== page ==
PINE KNOLL SHORES - A swimmer in distress was rescued from the ocean Sunday afternoon in Pine Knoll Shores. 

First responders with the Pine Knoll Shores Fire/EMS Department responded to a call at 3 p.m. Sunday of a swimmer in distress off the beach in front of the Ocean Terrace condominium complex. Fire/EMS staff arrived and rescued a 30-40 year old male, whose family had called the department. 

Pine Knoll Shores Police Chief Ryan Thompson said the man was conscious when he was rescued from the water. Emergency medical technicians transported the patient to Carteret HealthCare. 

"We have red flags up currently (on the beach)," Chief Thompson. "Hopefully that will be the only water rescue we have this weekend." 

Pine Knoll Shores staff post warning flags on their beaches at the public beach accesses to warn people of potentially hazardous swimming conditions. Yellow flags mean rough but not life-threatening conditions are present, and beachgoers should swim with caution. Red flags means life-threatening conditions are present, and swimming may be prohibited. 

(3) comments

cooter

I love the visitors we have that come to our state and especially our beaches, but sometimes they leave their common sense at home.

LE226

Not sure what the answer is but this and the tragic incident on Friday of this holiday weekend and our future summer season require looking at by authorities for proactive approaches (extensive beach patrol utilizing 4 wheelers "gators", etc. ) and then if the souls survive citations, fines, etc. may be necessary..... Not sure how you enforce the uninformed, uneducated, and the foolishness of some but we will see more rescues and possible tragedy this season and that is unfortunate. Not only are the victims in danger but other folks attempting to help and professionals are also put in danger.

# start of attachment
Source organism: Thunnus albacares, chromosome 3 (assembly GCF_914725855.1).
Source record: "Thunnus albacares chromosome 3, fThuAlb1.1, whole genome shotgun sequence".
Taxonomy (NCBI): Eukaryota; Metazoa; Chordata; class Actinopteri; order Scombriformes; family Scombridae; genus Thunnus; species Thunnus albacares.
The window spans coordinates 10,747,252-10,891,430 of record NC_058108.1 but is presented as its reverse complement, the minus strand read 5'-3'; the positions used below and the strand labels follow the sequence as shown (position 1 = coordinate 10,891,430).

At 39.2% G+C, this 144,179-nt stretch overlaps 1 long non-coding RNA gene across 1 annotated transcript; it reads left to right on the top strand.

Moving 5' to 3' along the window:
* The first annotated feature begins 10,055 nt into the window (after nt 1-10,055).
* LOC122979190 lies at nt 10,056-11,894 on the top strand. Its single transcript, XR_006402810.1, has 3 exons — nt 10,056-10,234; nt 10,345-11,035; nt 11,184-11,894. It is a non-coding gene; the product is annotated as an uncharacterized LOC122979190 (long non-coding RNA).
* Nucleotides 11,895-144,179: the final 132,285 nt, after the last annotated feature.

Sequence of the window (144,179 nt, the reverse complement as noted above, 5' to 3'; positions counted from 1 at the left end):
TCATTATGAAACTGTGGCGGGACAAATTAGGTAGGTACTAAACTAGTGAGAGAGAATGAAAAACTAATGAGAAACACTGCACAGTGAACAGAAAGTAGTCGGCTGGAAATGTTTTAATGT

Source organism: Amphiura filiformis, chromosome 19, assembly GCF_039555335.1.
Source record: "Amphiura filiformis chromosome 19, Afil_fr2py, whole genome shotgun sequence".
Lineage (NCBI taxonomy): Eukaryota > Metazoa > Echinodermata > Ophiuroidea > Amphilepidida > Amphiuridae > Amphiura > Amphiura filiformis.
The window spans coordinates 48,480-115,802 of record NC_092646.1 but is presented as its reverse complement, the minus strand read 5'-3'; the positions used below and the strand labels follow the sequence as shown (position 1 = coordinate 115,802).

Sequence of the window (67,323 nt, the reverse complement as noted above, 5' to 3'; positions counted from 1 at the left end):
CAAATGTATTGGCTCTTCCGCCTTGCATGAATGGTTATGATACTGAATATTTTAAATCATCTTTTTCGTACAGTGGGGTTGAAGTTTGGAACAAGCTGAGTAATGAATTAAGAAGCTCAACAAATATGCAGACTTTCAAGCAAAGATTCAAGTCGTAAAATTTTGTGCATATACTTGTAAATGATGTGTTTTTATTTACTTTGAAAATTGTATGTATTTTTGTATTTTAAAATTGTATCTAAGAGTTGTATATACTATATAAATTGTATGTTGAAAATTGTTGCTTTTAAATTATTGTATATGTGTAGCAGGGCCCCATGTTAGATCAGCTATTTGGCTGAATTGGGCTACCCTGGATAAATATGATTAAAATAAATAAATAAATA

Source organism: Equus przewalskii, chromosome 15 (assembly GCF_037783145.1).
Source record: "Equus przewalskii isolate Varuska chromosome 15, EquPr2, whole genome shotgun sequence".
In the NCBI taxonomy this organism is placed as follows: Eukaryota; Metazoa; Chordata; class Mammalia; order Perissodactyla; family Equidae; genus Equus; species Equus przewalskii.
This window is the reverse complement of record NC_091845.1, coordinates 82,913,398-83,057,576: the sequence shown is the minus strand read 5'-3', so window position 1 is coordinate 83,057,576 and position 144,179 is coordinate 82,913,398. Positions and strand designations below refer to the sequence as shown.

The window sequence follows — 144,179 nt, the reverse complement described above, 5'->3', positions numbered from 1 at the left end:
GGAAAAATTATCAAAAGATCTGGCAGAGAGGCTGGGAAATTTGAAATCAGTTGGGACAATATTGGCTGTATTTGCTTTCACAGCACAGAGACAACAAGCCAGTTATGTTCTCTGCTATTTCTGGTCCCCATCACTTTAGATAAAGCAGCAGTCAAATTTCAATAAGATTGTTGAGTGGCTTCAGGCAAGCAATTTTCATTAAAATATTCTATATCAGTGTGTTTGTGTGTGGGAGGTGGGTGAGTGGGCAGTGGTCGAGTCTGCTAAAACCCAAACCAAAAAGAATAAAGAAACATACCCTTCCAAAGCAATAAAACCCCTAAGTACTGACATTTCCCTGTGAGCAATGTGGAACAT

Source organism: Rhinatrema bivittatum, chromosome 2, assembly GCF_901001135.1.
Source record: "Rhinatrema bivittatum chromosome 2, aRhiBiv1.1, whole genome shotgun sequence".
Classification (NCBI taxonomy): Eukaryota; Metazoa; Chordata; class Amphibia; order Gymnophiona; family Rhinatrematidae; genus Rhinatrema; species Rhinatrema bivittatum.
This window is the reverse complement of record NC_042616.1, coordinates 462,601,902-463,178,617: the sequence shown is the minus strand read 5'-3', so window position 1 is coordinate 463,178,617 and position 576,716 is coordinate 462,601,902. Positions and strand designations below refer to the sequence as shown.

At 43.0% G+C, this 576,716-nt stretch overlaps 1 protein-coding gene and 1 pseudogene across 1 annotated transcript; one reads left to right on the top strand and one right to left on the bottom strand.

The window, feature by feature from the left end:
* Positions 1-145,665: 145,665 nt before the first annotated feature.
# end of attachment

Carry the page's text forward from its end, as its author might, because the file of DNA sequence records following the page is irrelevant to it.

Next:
Last summer was bad. It is early and we already have had these two published incidents, how many have gone unpublished due to the frequency and /or seriousness of the interventions involved to help those in distress?

Funding $ is a requirement but it looks like those along the strand may have to come up with the $ and a plan. Strict enforcement although harsh may be necessary especially during red flag conditions. Common sense....well we all know where that is.

Firefox

I was an ocean lifeguard at Atlantic beach for 7 summers. I used to seek riptides as a quick way to get to someone in distress. You just jump in and let the current help you get out quick. It’s nothing to be fearful of if you can swim. Once it gets deeper the current fades away.
I don’t think this is a matter of common sense. It is just being benighted to the ocean. People from Indiana generally don’t have experience with oceans. Cold hard fact. If you can’t swim. Don’t go past ankles. If you can swim and get in a rip, just chill out and let it take you. When it gets to about 7-8 feet it will die out and you can swim back a little to left or right.

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